Looking through the Open House booklet, I can see that in the past two months, we have visited, or at least been through, nearly all of London's boroughs. But the list of places to see and to walk grows longer rather than shorter, the more places we visit. I know London never ranks high on the pervasive lists of the "Best Places/Cities to Live/Retire" etc. because it is dirty and crime ridden and expensive, according to the criteria embraced by list makers, but I can't imagine a better mix of cultural landscapes, available activities, and international reach, all tied together by a public transport system that continues to expand, than this city in which I am lucky to now live.

A Favourite September Tradition: Saturday

Open House London is an annual event that comes around on the third weekend of September. Nearly every borough participates (What's your problem, Barnet?) with both public and private buildings open for visits. Architects hoping to drum up new business offer their recent work, local museums and churches find it a great way to remind residents of their existence, and buildings which in the workaday world restrict entrance to members or employees grant access to the curious for this weekend. In mid-August a 70-page booklet begins to appear in libraries and participating museums listing this year's options by borough. Organised people can immediately get on the phone to reserve spots for places that require pre-booking. People like me, just page through and formulate a dozen possible itineraries.

Saturday was a half day because an important stamp show is held on this same weekend, and Bob is a keen philatelist. We did manage to see three churches on Saturday afternoon. Although Barnet does not participate, the Hampstead Garden Suburb, which is in Barnet, does have a special page in the Open House booklet. The Suburb is just one stop north of us on the Tube, and the bus that is still conveniently, but irritatingly, stopping across from our flat takes us there in a few minutes. Henrietta Barnett, a turn of the 20th century do-gooder, inspired by Ebenezer Howard's utopian urban planning volume Garden Cities for To-Morrow, embarked on her own project in 1907 by hiring visionary planner Raymond Unwin and architect Edward Lutyens to create a Garden City for London. Like most utopian suburbs, this one ended up expensive and populated by the upper middle-class who could afford Utopia.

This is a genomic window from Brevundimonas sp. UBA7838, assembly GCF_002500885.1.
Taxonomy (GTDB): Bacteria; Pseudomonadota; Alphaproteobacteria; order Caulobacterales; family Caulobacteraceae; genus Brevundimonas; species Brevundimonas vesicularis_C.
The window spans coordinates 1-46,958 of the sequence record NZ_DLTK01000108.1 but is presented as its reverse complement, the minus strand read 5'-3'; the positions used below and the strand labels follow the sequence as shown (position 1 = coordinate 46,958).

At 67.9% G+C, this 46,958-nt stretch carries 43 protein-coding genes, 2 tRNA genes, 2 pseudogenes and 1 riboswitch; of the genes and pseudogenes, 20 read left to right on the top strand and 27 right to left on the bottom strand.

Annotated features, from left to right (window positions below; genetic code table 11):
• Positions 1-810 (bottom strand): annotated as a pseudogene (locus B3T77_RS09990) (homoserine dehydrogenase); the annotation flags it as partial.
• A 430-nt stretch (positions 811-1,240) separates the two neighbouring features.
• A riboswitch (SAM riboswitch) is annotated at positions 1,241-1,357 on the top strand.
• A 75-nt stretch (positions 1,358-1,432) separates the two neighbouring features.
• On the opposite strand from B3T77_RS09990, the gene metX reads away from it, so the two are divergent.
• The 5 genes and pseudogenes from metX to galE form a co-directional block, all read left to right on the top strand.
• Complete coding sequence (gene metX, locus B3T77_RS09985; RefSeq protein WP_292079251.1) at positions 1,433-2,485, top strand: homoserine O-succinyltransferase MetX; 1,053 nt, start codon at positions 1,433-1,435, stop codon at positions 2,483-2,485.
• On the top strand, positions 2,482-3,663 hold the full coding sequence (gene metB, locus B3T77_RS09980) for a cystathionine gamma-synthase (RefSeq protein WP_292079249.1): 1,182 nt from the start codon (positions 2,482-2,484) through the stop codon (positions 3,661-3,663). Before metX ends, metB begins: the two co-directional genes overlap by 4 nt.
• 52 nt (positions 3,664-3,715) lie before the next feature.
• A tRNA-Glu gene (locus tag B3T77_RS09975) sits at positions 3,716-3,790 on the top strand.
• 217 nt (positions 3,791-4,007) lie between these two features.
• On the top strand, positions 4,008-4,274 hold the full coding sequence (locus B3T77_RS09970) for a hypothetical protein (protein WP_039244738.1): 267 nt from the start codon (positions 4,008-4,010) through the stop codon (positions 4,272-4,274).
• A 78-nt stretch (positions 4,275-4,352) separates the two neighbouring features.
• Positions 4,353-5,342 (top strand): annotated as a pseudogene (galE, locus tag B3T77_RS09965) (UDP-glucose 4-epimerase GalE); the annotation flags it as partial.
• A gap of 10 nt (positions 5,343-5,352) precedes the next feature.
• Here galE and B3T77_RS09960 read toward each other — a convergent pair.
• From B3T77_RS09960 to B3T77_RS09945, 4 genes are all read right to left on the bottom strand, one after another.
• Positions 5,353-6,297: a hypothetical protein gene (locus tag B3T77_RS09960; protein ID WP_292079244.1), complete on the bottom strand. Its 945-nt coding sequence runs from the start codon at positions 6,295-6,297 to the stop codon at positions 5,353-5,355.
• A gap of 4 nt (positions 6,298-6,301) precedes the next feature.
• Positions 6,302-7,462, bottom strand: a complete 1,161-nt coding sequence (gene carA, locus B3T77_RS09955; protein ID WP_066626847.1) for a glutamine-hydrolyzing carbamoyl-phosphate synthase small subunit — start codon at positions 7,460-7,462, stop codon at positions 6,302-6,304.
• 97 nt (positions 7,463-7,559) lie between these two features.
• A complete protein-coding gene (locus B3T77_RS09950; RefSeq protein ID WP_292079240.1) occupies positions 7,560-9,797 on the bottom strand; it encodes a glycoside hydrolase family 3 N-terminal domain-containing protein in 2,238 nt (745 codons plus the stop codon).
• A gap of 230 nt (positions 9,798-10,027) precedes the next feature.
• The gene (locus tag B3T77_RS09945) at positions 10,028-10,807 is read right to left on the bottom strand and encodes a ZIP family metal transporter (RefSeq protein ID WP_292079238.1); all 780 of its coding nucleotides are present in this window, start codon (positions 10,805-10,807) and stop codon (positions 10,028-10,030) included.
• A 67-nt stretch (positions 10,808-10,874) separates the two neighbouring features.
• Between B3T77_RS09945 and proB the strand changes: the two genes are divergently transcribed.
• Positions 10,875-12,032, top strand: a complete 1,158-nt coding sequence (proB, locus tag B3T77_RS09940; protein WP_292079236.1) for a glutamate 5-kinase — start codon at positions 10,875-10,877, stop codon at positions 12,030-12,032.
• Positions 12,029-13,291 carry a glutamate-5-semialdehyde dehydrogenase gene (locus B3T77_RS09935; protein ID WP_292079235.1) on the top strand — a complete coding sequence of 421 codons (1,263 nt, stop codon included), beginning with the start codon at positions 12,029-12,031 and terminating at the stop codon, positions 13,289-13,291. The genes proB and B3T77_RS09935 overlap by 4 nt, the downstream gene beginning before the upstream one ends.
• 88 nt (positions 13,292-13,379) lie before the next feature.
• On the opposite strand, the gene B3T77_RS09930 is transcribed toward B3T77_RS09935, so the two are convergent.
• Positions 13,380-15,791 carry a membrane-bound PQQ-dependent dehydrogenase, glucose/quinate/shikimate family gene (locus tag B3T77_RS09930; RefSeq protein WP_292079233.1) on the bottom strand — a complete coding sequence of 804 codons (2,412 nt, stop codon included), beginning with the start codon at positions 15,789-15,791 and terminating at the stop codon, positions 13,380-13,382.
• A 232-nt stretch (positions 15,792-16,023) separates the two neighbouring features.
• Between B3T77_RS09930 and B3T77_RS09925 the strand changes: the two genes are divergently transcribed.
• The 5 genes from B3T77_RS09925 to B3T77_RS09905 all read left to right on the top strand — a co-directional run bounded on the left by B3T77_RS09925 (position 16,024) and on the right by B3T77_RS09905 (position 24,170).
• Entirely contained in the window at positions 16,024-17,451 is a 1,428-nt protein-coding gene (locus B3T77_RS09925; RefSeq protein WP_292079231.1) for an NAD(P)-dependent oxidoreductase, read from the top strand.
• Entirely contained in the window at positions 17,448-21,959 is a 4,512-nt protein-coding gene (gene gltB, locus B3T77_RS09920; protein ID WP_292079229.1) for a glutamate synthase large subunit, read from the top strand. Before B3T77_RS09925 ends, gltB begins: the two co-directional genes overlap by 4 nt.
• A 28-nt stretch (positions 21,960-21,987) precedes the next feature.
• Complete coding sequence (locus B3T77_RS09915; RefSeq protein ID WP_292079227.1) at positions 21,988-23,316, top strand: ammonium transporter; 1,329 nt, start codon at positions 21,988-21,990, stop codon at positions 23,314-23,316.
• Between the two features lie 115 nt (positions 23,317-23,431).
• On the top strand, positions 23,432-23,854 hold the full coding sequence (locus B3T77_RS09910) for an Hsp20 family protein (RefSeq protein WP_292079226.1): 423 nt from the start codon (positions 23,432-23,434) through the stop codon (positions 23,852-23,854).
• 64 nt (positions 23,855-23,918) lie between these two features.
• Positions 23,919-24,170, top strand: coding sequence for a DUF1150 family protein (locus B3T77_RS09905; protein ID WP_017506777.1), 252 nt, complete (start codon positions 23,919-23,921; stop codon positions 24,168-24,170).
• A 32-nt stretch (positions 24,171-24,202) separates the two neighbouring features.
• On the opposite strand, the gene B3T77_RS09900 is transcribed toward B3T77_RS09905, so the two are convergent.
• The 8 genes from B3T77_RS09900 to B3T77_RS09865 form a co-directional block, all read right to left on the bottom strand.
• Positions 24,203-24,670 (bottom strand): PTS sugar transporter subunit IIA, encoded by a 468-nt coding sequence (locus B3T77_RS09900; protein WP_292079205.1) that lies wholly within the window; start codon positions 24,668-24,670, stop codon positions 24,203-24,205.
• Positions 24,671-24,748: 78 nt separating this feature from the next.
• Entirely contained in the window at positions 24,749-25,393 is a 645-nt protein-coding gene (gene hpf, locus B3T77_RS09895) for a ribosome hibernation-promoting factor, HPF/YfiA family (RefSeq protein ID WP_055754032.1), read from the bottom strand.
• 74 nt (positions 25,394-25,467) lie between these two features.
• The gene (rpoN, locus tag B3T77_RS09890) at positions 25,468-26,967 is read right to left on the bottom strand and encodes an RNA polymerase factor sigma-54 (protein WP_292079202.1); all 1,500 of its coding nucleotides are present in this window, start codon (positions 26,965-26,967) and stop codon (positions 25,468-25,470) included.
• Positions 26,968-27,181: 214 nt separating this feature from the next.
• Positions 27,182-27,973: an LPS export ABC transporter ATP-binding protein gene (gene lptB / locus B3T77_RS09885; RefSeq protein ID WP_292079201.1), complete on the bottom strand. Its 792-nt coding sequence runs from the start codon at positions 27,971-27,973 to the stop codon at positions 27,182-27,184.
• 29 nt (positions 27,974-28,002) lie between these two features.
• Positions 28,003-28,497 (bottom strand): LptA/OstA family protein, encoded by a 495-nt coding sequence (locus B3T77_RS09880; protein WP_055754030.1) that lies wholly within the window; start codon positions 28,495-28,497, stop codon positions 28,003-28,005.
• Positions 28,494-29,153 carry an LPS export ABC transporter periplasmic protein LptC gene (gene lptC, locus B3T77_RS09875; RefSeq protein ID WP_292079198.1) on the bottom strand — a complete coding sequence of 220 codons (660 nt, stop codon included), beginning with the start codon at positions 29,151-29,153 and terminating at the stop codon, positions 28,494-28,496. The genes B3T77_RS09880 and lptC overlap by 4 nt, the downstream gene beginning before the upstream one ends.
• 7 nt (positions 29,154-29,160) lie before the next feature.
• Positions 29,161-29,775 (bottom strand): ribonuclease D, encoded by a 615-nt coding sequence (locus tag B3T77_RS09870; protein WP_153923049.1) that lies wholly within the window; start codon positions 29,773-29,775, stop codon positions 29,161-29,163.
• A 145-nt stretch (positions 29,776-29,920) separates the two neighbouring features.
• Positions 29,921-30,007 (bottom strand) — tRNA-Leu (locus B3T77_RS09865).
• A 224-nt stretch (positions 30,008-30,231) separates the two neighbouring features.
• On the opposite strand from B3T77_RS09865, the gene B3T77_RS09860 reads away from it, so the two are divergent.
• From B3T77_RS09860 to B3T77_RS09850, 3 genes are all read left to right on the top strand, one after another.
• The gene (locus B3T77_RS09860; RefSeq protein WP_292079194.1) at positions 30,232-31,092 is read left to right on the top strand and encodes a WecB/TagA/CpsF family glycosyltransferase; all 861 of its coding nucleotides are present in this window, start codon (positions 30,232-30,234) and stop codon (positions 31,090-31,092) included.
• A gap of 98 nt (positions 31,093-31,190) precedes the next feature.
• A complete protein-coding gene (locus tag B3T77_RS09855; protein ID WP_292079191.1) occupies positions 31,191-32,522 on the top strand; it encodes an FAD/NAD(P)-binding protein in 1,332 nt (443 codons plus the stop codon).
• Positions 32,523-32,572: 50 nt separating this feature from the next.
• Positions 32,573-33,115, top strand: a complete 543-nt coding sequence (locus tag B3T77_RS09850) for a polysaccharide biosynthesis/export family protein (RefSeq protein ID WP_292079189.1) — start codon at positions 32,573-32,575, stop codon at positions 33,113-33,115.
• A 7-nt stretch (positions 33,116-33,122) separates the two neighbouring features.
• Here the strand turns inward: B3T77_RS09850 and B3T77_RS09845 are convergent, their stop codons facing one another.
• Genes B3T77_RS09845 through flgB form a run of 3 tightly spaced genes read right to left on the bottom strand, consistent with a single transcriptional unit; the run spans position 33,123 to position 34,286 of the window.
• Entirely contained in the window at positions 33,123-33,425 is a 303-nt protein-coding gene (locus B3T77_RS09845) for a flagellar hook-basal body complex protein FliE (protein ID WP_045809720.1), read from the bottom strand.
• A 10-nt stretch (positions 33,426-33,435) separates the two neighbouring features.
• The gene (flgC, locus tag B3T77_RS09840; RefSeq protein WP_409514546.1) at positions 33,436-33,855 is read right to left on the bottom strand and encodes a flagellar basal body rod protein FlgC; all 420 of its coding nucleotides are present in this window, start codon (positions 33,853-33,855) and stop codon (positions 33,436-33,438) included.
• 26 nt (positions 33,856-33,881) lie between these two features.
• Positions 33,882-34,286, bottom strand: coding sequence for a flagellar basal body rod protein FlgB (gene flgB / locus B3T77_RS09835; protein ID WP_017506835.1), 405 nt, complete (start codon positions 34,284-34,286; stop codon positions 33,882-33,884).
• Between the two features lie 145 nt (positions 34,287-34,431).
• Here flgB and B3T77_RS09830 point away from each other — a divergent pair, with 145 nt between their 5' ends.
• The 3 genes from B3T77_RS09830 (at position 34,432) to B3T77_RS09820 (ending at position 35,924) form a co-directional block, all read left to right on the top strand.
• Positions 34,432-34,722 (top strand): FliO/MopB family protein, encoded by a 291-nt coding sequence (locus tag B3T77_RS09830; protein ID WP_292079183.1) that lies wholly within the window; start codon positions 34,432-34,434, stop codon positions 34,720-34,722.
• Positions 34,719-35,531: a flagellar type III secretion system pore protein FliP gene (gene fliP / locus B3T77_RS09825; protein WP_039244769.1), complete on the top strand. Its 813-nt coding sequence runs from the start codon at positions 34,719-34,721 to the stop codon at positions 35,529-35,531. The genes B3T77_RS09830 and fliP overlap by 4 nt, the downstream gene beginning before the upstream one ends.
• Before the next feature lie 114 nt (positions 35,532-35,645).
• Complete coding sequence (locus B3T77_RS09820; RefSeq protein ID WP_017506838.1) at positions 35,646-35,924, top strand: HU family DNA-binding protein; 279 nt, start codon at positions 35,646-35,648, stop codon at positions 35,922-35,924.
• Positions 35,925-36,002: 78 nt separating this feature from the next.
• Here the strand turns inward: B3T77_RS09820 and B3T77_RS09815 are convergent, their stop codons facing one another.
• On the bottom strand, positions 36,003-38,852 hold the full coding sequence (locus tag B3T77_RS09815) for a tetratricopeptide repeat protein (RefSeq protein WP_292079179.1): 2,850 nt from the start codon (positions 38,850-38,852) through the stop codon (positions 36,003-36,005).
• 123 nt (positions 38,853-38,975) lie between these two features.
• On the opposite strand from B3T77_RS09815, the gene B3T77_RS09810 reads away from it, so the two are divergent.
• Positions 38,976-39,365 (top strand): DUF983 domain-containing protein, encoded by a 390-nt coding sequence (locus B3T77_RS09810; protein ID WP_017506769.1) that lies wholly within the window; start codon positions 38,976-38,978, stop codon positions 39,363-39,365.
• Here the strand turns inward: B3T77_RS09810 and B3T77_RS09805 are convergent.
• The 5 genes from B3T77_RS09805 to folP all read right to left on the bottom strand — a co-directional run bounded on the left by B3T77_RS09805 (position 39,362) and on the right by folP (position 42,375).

Lutyens created an elegant Central Square with an Institute for adult education — a crucial element in Ebenezer Howard's plan for improving the working class masses who would, theoretically, make up a percentage of a Garden City's residents — on one side, flanked by two churches facing each other across the square. The Institute is now a highly academic girls grammar school named for Henrietta Barnett. Lutyens's St Jude-on-the-Hill (Church of England) is magnificent, with an interior completely painted with murals.

Across the Square is the Free Church, for Dissenting residents of the Suburb, a much simpler building with an undecorated interior.

We then traveled into Bloomsbury to visit a church that I had read about and was anxious to see. The Lumen Church is a Dissenting (United Reformed) Church with a long history connected to London's Gaelic population. Various church buildings came and went over two centuries. A York Minster imitation was damaged in wartime bombing and replaced in the 1960s with the present smaller building. The surrounding property was used for parking lots and church halls. A few years ago the congregation sold the adjoining properties for millions of pounds, and used the money to build a new church within the existing walls. The architecture partnership Theis + Kahn won a RIBA award for their work on Lumen and have since been nominated for the Stirling Prize.
Lumen's Exterior: c.1960
 New Front Window: Sculpture and Cafe
The Cloister
The Sanctuary with Window  from 1960s church
The Sacred Space
The Sacred Space rises through the Sanctuary
Looking up from inside the Sacred Space

 Three interesting churches, and home again for another Saturday night with Mad Men.

The North: Friday

17 September 2010
Home again today, but yesterday's all day car ride didn't make much southerly progress. We spanned the length and breadth of Cumbria, and ended up in a perfect chocolate-box country town, Kirkby Lonsdale, that I had never heard of, but is apparently a prized destination for many. We booked a comfortable room and ate a fantastic dinner and breakfast at The Sun which helpfully provided a copy of a walk to something called Ruskin's View in their information notebook.

First stop was the church, one of our 1000 Best Churches, directly behind the pub. A Norman church with fat carved piers just like Durham's.
I love the Rainbow Banners
Each pier has a different carved pattern